When I teach my class on “Walt Disney in American Culture” I really try to give the kids a sense of historical context; that is to try and put themselves into the time period in which they are studying, and attempt to understand the culture and its effects on the subject at hand…to not judge or view it with today’s sensibilities. I feel that this helps them achieve a truer sense of their topic. I mean, how do you explain the full and total immersion of the world into the Great Depression to young twenty-year olds? And if they can’t understand the Depression, how do they grasp how Mickey Mouse, as the “everyman,” became so important to America’s psyche? I am fortunate in that the class I teach is a Senior/Graduate level course, and 95% of my students are on their way to some form of advanced degree (MBA, MA, PhD, Law School). As such, they are able to comprehend a bit better the historical context of a certain subject we are studying.
I use several ideas of mine to try and illustrate the importance of historical context to them. These have been developed over the years of teaching this class, as I try to experiment to find out what they respond to. My favorite, is the use of oral history–personal and relevant memories from people that lived during the time or were involved with the topic. Second, I try and give them specific examples from the time period that affect them today. And finally, I trt to have actual artifacts from the period we are studying that help illustrate the history.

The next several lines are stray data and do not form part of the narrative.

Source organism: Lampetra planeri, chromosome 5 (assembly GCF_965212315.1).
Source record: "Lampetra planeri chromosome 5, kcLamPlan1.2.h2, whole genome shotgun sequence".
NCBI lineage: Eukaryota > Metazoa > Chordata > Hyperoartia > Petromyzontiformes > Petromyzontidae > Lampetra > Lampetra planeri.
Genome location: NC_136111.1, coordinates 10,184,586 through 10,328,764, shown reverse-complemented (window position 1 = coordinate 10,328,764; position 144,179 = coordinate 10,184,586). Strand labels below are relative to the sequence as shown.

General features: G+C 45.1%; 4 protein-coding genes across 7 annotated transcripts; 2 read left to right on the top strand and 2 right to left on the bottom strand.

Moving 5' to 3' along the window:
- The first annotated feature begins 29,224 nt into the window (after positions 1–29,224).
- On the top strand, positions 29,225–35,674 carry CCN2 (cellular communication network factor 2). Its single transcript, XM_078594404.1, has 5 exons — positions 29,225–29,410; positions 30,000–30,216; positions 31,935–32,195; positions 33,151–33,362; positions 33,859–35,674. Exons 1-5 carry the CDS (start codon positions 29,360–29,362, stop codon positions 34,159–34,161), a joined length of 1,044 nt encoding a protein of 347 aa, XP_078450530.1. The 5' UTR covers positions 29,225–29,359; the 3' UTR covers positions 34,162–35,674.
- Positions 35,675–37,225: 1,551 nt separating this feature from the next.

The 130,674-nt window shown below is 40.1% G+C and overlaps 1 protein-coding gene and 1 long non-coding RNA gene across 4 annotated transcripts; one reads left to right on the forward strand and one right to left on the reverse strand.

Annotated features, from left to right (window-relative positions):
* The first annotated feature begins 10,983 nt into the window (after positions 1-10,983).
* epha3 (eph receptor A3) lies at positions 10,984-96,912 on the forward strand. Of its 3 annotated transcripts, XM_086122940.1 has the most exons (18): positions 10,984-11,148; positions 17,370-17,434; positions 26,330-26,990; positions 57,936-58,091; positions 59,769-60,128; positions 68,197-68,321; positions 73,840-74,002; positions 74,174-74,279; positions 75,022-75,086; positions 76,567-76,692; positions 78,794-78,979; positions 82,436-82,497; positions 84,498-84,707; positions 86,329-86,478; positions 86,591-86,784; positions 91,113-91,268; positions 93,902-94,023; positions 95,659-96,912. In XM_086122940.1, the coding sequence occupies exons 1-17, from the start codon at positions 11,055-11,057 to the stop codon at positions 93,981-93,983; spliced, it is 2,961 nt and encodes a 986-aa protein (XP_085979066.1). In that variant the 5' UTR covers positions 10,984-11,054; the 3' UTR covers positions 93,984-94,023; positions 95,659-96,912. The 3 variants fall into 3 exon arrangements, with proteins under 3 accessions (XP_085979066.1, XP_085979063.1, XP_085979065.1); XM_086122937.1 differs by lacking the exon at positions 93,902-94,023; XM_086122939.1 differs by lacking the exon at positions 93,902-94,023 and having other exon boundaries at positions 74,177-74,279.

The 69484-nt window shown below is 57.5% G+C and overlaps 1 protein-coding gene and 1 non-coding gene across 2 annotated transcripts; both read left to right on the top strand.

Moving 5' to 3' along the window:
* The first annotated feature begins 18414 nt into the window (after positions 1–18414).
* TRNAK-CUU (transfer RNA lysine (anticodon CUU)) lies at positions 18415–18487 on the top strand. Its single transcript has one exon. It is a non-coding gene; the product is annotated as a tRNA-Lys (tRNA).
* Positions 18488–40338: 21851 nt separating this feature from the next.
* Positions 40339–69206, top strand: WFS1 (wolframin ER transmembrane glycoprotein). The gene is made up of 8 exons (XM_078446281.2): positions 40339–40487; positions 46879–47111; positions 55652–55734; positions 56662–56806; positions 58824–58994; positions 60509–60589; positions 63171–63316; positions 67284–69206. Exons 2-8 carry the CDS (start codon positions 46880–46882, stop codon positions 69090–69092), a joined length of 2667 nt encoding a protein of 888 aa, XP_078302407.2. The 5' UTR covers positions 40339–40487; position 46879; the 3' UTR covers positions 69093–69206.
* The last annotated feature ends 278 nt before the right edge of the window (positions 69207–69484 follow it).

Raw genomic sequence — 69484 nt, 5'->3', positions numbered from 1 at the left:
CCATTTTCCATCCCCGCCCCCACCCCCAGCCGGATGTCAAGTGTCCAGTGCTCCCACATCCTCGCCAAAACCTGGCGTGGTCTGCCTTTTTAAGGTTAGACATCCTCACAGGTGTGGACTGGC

Taking the Great Depression as an example, I’ll give you an idea of each of my ideas and how I used them. With oral history, I tell them a story about when I went to stay with Ken and Polly Anderson. Ken and I were doing our oral history over the course of three years, where I would go to Los Angeles one week each month, to stay with Ken and Polly and do our work. We spent a good ten or so hours on the 1930s and Ken’s career with Disney during the Depression. They were married in the early 1930s, and times were tough, even when Ken began working at Disney in 1934 they were still living out of their automobile. In the old nature vs. nurture question, I fall strongly on the nurture side–the environment in which you spend your life strongly indicates who you are and how you think. I find this especially true of folks that grew up during the Depression, and Ken and Polly were no exception. The time I spent with them, they were both in their eighties, and were very active and healthy. Moreover, from Ken’s more than fifty years at Disney, they were well off and lived in a beautiful home on Palm Drive in La Canada, California. They did not want for anything, and could buy anything they desired (Ken was particularly fond of Porsche sports cars). Each morning we would all enjoy breakfast together, and Polly, the consummate hostess, always insisted on preparing the first meal of the day. One morning we had Corn Flakes that had an ant or two for extra flavor and texture. Ken and I joked about it (that’s the way he was). I discovered, that this was really just the tip of the proverbial ant iceberg, as quite a few ants had made their way into the box of Corn Flakes, which was only about half full. Rather than throw the box away, Polly instead put the box on a table and surrounded it with a ring of powdered ant poison. Of course, all (well most) of the ants came out for their treat and summarily died, leaving the cereal 99% ant free (better than hot dogs, I understand), which we then had for breakfast. This was totally fascinating to me, as they could have bought a Corn Flakes factory if they wanted. Yet, here was a perfect example of someone who grew up during the Depression, they wasted nothing!